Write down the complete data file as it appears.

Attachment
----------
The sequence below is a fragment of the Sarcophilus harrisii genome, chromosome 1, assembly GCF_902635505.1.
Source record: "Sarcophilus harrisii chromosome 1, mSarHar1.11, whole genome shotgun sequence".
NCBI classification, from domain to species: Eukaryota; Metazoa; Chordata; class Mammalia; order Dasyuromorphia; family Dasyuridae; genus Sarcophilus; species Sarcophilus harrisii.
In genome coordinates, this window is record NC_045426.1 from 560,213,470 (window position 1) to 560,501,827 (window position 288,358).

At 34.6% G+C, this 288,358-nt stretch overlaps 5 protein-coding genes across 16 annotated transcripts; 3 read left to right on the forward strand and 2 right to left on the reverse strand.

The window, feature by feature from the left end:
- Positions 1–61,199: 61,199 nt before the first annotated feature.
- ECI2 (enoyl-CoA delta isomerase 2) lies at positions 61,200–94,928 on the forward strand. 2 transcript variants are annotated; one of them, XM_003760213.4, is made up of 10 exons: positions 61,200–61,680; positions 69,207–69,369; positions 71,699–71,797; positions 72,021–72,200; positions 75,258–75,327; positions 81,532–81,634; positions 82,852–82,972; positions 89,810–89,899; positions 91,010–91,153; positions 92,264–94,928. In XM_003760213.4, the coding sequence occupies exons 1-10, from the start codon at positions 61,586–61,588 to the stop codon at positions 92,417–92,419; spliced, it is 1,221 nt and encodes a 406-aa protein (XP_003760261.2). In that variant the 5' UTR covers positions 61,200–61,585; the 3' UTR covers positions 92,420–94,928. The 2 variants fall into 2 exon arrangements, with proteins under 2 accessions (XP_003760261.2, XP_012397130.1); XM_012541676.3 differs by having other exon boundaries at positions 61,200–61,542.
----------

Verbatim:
The sequence below is a fragment of the Sarcophilus harrisii genome, chromosome 1, assembly GCF_902635505.1.
Source record: "Sarcophilus harrisii chromosome 1, mSarHar1.11, whole genome shotgun sequence".
NCBI classification, from domain to species: Eukaryota; Metazoa; Chordata; class Mammalia; order Dasyuromorphia; family Dasyuridae; genus Sarcophilus; species Sarcophilus harrisii.
In genome coordinates, this window is record NC_045426.1 from 560,213,470 (window position 1) to 560,501,827 (window position 288,358).

At 34.6% G+C, this 288,358-nt stretch overlaps 5 protein-coding genes across 16 annotated transcripts; 3 read left to right on the forward strand and 2 right to left on the reverse strand.

The window, feature by feature from the left end:
- Positions 1–61,199: 61,199 nt before the first annotated feature.
- ECI2 (enoyl-CoA delta isomerase 2) lies at positions 61,200–94,928 on the forward strand. 2 transcript variants are annotated; one of them, XM_003760213.4, is made up of 10 exons: positions 61,200–61,680; positions 69,207–69,369; positions 71,699–71,797; positions 72,021–72,200; positions 75,258–75,327; positions 81,532–81,634; positions 82,852–82,972; positions 89,810–89,899; positions 91,010–91,153; positions 92,264–94,928. In XM_003760213.4, the coding sequence occupies exons 1-10, from the start codon at positions 61,586–61,588 to the stop codon at positions 92,417–92,419; spliced, it is 1,221 nt and encodes a 406-aa protein (XP_003760261.2). In that variant the 5' UTR covers positions 61,200–61,585; the 3' UTR covers positions 92,420–94,928. The 2 variants fall into 2 exon arrangements, with proteins under 2 accessions (XP_003760261.2, XP_012397130.1); XM_012541676.3 differs by having other exon boundaries at positions 61,200–61,542.